Developing data analyst skills: how the WCO contributes to expanding this specialized area of work

20 February 2017
By Tsendsuren Davaa, Ph.D., Professional Associate, Compliance and Facilitation Directorate, WCO

As the WCO is dedicating 2017 to encouraging the use of data analysis for more effective border management, I would like to share my own personal experience in this field, and explain how I was able to develop my data analysis skills thanks to the WCO’s support.

Data analysis is not merely one of the core activities of any modern Customs administration; today it is a basic tool for any organization, requiring the adoption of a systematic approach to the collection and processing of data, as well as specialized and qualified personnel.

I started my career at Mongolian Customs some 20 years ago as a Customs examination officer before being transferred to headquarters where I have been involved in policy making for the last decade.

My capacity to grow and continually evolve in my career is largely due to the fact that I took advantage of the training opportunities offered by the WCO. I could, therefore, be considered a “product” of the capacity building programme which the WCO developed for its Member Customs administrations.

Over the years I have attended various WCO workshops and seminars, including a risk assessment workshop which was held in Qingdao, China in 2009. It was actually the risk assessment workshop which led to me taking my first steps in risk analysis. The expert from the WCO Secretariat, who led the workshop, became my first risk management teacher and has continued guiding and encouraging me to develop my knowledge and skills.

After the workshop, I decided to apply for a place on the Japan-WCO Human Resource Development Programme – a scholarship programme which provides grants to promising young Customs managers from developing countries, enabling them to undertake master’s level studies in Japan. I chose to study for a master’s degree in public finance at the National Graduate Institute for Policy Studies in Tokyo.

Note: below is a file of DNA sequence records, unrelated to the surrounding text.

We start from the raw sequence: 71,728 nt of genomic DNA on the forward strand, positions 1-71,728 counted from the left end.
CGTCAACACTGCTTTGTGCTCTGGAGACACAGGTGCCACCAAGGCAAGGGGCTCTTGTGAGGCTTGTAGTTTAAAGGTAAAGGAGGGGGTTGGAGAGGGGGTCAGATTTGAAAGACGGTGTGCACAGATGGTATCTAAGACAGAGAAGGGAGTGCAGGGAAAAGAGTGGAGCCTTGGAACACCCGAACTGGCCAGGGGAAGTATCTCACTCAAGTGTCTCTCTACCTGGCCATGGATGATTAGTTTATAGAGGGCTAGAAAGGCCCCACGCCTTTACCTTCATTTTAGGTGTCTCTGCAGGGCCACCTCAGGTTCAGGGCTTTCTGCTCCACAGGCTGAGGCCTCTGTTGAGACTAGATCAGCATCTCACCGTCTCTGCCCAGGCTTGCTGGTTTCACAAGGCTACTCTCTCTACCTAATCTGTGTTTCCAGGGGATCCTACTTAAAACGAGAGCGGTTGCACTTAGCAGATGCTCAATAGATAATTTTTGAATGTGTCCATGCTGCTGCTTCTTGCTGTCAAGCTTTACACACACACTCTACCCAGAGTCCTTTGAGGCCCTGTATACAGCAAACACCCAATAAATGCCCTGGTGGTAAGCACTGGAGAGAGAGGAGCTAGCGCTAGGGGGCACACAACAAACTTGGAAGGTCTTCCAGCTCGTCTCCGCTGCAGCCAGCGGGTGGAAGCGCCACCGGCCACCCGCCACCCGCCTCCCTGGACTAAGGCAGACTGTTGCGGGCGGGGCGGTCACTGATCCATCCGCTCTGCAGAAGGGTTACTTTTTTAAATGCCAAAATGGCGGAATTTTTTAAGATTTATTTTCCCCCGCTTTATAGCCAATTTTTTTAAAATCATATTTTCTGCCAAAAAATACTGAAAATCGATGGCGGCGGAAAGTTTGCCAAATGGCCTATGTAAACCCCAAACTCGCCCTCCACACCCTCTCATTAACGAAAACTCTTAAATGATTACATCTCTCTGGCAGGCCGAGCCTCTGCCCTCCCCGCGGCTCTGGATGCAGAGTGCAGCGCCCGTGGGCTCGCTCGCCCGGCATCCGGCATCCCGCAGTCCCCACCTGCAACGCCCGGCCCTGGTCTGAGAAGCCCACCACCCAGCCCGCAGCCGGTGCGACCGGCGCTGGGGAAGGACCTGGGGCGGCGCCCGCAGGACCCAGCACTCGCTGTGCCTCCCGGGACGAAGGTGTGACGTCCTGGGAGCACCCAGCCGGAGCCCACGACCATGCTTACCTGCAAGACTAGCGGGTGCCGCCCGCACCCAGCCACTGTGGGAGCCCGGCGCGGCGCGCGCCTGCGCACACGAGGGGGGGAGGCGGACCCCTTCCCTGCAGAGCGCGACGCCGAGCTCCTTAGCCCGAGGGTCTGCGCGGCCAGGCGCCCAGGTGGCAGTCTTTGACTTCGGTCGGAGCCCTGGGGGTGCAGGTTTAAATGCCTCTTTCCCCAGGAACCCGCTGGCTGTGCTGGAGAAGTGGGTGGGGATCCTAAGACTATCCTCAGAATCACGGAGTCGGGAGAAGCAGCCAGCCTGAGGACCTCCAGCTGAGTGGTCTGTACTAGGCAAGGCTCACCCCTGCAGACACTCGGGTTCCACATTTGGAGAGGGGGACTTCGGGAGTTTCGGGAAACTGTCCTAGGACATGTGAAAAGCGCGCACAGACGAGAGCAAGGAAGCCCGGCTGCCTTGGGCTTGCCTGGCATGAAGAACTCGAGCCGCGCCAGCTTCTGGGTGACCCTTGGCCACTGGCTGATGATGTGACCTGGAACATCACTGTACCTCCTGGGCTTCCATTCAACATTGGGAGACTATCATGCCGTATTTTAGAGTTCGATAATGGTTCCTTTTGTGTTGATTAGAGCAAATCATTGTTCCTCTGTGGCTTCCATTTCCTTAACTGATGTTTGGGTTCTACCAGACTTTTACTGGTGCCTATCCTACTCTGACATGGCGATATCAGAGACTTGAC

The curriculum enabled me to enhance my analytical skills, especially my ability to use social-economy and statistics methods. Besides academic lectures, the degree programme also included the study of best practices, and visits to Japan Customs to experience real-time field operations. After completing my master’s degree, I felt that I had strengthened my skills as a data analyst.

On my return to Mongolia Customs, I was promoted to the post of Deputy Director of the Customs Control and Risk Management Department. As such, I participated in a WCO accreditation workshop on the topic of risk management, which was organized in Hong Kong, China in 2012. The accreditation process involved a two-step approach:

  • Participants have to attend a five-day workshop, mixing theory and practice, during which they are assessed;
  • Participants deemed to have potential, then take part in a capacity building mission with an expert, during which their training skills are evaluated.

I passed the first step successfully, and hope to complete the accreditation process soon and become part of the WCO’s pool of experts on risk management for the Asia/Pacific region.